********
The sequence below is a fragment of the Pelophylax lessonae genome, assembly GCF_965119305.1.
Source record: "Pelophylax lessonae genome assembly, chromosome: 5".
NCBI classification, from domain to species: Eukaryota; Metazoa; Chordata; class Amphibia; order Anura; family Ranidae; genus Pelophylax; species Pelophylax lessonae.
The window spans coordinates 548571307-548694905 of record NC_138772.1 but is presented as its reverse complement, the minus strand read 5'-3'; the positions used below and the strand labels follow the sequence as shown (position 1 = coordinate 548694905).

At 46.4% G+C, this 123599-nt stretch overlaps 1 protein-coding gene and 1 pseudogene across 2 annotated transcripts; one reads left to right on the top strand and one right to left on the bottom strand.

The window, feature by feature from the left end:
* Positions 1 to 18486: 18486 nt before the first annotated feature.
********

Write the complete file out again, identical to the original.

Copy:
The sequence below is a fragment of the Pelophylax lessonae genome, assembly GCF_965119305.1.
Source record: "Pelophylax lessonae genome assembly, chromosome: 5".
NCBI classification, from domain to species: Eukaryota; Metazoa; Chordata; class Amphibia; order Anura; family Ranidae; genus Pelophylax; species Pelophylax lessonae.
The window spans coordinates 548571307-548694905 of record NC_138772.1 but is presented as its reverse complement, the minus strand read 5'-3'; the positions used below and the strand labels follow the sequence as shown (position 1 = coordinate 548694905).

At 46.4% G+C, this 123599-nt stretch overlaps 1 protein-coding gene and 1 pseudogene across 2 annotated transcripts; one reads left to right on the top strand and one right to left on the bottom strand.

The window, feature by feature from the left end:
* Positions 1 to 18486: 18486 nt before the first annotated feature.